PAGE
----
The issues around tropical diseases will then be addressed by Dr. Francesca F. Norman, National Referral Unit for Tropical Diseases, Infectious Diseases Department, Ramón y Cajal University Hospital, Madrid, Spain.

She will discuss that travel and migration contribute to the emergence of certain geographically-restricted infectious diseases which may cause considerable morbidity and mortality worldwide. Although in non-endemic areas, transmission may be limited (vectors may be absent, hosts may be non-susceptible or the environment may be unfavourable), transplant patients may develop infrequent exotic infections (transfusion-transmitted cases, transmission via graft, initial de novo infection in endemic areas or reactivation of latent infections).

Dr Norman says: “Cases of dengue, Zika, chikungunya, histoplasmosis, malaria, Chagas disease and Strongyloides infection have been reported in the context of HSCT. Donors and recipients may have been exposed to geographically-restricted infections, and diagnosis in the context of transplantation may be difficult.”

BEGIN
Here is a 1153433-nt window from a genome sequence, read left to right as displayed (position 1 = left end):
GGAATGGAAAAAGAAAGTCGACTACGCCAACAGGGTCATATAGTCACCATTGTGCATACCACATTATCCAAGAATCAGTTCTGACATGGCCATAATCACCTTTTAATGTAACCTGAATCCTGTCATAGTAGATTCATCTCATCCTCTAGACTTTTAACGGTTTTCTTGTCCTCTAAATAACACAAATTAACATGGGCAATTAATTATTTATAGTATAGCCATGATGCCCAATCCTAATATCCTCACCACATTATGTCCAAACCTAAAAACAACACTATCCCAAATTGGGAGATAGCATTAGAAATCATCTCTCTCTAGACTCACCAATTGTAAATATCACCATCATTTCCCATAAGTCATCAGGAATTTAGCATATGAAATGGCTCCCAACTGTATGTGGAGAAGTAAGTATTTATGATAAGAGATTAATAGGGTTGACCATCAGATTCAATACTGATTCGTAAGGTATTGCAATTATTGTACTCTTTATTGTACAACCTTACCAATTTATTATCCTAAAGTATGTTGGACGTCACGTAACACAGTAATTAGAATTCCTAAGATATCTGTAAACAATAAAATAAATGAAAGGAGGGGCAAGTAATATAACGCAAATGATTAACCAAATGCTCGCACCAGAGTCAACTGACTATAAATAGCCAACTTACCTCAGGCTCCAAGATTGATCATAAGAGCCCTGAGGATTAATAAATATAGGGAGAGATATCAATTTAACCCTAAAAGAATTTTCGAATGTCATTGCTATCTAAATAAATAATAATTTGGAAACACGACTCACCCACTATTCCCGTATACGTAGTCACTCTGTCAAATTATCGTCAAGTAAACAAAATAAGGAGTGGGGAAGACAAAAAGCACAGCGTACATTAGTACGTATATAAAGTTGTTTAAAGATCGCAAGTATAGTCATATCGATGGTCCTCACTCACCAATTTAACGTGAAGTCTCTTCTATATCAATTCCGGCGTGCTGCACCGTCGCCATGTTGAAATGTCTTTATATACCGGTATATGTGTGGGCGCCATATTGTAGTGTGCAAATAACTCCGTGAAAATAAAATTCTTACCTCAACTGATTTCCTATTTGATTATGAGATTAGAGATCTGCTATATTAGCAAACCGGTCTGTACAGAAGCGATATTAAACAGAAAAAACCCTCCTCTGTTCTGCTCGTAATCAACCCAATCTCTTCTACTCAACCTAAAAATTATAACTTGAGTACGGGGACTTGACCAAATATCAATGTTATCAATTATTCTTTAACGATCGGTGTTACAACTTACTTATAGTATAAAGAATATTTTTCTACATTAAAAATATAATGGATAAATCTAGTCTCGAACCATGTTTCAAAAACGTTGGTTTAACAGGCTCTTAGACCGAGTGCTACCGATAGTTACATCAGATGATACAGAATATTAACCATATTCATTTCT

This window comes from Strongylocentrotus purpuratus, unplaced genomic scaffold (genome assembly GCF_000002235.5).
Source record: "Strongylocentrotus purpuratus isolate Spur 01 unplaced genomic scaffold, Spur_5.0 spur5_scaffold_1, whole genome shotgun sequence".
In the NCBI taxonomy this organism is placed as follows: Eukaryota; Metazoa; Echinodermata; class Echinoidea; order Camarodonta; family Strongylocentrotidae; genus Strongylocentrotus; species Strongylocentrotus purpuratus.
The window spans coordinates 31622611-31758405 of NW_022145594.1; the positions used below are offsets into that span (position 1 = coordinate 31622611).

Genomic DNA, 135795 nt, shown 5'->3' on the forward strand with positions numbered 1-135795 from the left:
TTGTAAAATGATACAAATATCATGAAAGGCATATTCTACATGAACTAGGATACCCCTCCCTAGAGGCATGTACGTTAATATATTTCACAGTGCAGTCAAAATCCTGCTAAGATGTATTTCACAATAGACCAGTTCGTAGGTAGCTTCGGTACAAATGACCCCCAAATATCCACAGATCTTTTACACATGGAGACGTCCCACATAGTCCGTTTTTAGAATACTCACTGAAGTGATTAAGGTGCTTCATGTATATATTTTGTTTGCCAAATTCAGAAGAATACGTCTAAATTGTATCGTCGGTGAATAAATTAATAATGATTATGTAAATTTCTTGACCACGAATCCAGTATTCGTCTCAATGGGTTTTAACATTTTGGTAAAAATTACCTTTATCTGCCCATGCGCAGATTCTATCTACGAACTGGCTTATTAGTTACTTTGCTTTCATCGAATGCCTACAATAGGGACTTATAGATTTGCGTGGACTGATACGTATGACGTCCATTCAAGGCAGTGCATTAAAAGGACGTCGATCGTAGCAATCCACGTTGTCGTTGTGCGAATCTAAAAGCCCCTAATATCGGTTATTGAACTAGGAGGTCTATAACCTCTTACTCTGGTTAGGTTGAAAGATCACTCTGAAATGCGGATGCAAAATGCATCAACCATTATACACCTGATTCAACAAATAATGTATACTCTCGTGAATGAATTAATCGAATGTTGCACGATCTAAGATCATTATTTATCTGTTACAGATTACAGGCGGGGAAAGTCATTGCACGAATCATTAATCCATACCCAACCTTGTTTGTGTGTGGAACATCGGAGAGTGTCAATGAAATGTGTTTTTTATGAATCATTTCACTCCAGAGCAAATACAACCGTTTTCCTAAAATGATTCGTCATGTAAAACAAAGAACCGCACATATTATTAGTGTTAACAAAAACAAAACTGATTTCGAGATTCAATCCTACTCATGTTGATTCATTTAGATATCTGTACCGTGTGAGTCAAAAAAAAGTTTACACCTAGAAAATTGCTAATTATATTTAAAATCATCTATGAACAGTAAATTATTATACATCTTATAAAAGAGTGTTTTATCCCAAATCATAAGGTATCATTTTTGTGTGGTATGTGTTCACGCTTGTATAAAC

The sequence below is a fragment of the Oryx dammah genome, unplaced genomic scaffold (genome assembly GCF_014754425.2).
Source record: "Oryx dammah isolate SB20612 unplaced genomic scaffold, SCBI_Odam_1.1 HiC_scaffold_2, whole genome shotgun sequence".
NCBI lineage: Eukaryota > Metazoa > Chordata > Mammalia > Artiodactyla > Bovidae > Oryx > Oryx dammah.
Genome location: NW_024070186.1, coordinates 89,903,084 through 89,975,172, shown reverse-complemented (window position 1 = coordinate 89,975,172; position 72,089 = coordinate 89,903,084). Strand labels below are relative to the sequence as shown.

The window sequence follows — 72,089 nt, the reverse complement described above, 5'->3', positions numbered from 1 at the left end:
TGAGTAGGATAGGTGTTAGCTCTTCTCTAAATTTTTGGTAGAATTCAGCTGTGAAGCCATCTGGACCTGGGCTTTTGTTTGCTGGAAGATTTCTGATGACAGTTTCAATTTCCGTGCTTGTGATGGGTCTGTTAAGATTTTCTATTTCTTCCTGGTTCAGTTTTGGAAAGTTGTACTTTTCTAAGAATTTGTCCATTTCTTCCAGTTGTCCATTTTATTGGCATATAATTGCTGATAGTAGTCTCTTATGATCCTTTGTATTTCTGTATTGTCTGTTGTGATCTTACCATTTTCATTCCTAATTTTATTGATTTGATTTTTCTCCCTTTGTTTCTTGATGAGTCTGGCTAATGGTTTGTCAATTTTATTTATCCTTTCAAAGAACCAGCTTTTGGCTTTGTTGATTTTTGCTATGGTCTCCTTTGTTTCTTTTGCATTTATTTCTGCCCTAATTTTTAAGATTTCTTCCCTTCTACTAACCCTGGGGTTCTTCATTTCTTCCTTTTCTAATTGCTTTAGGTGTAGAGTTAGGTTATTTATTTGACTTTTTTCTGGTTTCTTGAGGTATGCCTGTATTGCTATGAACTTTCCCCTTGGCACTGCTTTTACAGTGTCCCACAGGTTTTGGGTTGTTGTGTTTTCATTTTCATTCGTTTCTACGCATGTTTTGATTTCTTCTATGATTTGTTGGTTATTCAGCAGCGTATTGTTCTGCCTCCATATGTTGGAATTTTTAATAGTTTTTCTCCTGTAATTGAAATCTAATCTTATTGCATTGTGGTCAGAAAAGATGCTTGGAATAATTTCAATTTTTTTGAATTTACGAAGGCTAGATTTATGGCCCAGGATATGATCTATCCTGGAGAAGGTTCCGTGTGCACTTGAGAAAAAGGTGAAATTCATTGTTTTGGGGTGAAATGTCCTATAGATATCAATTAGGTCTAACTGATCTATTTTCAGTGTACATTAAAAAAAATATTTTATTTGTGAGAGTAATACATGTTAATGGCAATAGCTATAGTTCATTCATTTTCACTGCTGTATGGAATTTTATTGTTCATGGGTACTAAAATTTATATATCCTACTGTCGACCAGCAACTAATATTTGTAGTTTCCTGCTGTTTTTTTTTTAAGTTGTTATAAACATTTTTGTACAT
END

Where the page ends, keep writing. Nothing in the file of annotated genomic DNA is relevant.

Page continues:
She will explain how donor screening and deferral recommendations for tropical infections may be controversial and vary among endemic and non-endemic regions. “Fever and other non-specific symptoms are frequent in hospitalised patients, and may not alert physicians to the possibility of infrequent/ exotic infections especially in a non-endemic context,” says Dr Norman. “In cases of transmission via the graft, an association may be difficult to establish and specialised diagnostic techniques for infrequent infections may not always be readily available.  A high index of suspicion, specific guidelines, and notification to authorities are necessary for a prompt and adequate response in the context of geographically-restricted infections and transplantation.”

In his talk on parasitic infections in bone marrow transplant (BMT) patients, Professor Gregorio Jaimovich of Favaloro University Hospital, Buenos Aires, Argentina, will explain that although parasitic diseases affect a huge part of the population, mainly in developing countries, they are understudied. There are few prospective trials on parasitic infections in BMT patients, and management recommendations are based on expert opinions.